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This poem is taken from PN Review 141, Volume 28 Number 1, September - October 2001.Four Poems
Fortunate souls have countless lovers.
The silver birches love them.
The fat sizzling in the pan.
The alphabet loves them, even the rarer letters,
and the vacancies between words.
The heroic titles of books love them.
The doorknobs and switches.
The paint thinner, the smear of apricot jam.
And the bubble harbours rainbow lights
for them and swells like a soul itself,
adored, buoyant, doomed to reach
perfection - just before it bursts.
Holding the sky above our heads,
separating it from the earth -
it's an important job
and someone has to do it.
Only the most reliable
and aspiring souls
are given such employment.
Their task to make us feel
that something must be up there,
in white or grey or blue.
Distracted by the birds,
the agitation of the topmost twigs,
the souls ache. Ache
from the pressure of the sky.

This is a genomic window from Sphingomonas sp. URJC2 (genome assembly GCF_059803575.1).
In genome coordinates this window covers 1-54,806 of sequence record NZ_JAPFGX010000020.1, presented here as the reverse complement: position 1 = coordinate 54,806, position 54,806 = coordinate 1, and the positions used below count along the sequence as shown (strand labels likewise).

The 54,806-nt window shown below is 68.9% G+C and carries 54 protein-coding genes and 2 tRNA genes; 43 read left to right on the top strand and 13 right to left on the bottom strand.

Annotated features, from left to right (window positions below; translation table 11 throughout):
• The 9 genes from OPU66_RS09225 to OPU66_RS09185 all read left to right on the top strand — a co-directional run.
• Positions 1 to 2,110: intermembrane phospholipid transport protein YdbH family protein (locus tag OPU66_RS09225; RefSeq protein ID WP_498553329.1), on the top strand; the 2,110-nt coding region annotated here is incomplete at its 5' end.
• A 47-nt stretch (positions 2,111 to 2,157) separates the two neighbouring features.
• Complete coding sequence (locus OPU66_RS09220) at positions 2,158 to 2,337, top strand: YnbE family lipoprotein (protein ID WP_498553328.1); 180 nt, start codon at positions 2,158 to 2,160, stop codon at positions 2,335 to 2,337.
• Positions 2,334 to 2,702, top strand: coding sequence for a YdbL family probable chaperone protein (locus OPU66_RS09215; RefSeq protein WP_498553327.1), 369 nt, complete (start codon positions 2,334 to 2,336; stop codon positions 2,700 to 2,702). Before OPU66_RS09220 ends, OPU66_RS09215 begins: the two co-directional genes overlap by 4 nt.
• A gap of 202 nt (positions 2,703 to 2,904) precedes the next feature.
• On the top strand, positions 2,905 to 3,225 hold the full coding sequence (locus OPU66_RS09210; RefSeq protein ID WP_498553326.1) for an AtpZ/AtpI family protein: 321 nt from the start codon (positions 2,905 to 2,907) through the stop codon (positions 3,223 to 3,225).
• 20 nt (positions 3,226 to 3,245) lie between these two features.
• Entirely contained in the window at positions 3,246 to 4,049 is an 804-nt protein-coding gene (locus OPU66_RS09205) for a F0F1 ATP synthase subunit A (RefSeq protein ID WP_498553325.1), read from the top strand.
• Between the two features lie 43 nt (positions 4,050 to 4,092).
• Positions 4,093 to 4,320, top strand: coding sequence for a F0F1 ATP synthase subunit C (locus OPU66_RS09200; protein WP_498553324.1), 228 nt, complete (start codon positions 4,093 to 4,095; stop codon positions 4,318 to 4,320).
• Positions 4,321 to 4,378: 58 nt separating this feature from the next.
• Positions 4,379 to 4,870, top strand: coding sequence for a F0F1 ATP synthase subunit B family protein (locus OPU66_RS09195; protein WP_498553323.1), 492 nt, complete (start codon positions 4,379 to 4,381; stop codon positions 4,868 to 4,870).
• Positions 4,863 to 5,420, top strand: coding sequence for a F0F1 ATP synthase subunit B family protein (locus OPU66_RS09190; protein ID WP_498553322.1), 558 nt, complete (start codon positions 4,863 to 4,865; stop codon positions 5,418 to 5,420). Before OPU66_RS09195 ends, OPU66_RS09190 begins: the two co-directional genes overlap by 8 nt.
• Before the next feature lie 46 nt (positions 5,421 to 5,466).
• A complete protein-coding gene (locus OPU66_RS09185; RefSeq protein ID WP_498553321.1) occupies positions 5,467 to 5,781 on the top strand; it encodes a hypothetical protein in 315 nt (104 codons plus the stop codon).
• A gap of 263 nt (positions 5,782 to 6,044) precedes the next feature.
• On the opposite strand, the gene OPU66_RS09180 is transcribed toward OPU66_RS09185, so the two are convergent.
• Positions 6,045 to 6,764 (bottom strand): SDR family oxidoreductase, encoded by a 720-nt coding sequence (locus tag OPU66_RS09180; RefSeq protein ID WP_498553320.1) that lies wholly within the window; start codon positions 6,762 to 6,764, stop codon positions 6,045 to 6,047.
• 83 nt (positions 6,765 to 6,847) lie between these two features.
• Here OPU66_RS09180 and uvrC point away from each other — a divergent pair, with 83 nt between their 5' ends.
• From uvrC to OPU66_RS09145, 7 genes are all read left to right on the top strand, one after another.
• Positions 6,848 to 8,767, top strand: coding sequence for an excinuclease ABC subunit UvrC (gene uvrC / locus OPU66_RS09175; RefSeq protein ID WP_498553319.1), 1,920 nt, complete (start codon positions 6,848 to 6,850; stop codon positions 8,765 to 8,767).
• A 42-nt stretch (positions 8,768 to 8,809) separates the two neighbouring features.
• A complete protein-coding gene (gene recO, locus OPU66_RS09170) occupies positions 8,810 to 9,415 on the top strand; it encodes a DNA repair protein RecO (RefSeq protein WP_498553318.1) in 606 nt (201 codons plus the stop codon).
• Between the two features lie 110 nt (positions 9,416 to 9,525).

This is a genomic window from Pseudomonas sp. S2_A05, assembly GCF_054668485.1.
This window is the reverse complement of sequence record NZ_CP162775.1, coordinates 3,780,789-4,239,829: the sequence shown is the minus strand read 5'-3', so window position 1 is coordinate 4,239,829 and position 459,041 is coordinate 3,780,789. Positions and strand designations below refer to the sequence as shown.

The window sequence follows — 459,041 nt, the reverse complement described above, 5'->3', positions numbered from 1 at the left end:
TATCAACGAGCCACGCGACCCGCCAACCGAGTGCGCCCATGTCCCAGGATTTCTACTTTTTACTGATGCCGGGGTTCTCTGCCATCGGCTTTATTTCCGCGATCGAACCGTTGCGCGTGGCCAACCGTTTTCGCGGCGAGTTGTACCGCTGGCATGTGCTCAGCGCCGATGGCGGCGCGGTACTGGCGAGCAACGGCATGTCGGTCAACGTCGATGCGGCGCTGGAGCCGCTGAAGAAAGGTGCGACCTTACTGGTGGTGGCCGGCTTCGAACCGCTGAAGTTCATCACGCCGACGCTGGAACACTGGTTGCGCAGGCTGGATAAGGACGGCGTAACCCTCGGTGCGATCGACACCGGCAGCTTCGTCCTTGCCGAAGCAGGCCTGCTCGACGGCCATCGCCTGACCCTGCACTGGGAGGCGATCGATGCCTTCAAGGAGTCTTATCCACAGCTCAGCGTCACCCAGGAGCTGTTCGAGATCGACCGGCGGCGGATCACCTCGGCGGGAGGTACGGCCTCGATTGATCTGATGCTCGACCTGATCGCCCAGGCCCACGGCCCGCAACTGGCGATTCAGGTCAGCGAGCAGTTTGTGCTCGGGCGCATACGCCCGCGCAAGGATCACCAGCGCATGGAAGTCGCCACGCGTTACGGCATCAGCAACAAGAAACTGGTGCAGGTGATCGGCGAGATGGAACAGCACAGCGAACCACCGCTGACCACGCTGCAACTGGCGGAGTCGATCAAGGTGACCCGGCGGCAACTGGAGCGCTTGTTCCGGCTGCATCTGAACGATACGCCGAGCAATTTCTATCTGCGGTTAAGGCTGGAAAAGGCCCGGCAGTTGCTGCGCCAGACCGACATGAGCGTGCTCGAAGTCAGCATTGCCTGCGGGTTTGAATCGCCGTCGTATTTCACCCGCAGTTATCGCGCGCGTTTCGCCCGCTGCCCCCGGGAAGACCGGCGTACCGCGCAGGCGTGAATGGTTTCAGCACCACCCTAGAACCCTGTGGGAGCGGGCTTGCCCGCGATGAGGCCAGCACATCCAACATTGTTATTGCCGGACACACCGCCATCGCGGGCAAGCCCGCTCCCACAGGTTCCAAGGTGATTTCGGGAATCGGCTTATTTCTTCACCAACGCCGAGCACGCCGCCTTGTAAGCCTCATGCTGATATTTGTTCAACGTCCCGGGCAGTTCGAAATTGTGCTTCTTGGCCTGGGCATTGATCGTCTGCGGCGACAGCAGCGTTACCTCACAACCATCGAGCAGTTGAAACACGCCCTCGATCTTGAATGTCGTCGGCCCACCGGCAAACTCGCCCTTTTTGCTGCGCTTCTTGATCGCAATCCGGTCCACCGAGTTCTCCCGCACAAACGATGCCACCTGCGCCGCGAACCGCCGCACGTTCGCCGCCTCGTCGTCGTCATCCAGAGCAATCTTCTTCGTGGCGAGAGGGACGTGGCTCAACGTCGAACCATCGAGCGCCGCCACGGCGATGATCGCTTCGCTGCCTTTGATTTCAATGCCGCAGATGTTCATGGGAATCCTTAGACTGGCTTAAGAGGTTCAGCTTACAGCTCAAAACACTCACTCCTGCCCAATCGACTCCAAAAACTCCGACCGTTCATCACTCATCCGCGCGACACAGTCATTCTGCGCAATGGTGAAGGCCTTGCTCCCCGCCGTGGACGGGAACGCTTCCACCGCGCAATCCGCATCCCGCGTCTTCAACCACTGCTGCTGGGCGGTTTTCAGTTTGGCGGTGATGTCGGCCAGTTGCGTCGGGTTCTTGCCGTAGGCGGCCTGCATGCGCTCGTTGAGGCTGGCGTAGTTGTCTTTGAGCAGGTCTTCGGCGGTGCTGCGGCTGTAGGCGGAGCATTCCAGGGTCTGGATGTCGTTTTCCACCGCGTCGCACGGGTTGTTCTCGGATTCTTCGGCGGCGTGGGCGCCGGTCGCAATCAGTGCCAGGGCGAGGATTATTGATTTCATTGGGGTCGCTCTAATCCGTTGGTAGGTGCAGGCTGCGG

Souls are divorced many times.
They exist as discarded fragments -
a name left behind,
an unfashionable scarf,
They are so light without us.
They survive alone
like bedsit dwellers
very close to their own atmosphere.
They can cope with this.
But a room is uneasy
with an invisible occupant.
The landlady catches her breath
and pulls her chair closer to the fire.
Bring nothing with you the notice says.
And dutifully the souls shed everything.
they gather up nothing and hold it
close to them, as if it were a child.
Nothing is more precious than life,
the souls chant. Let's dance.
And then the music stops.
And then they lose their voice.
This poem is taken from PN Review 141, Volume 28 Number 1, September - October 2001.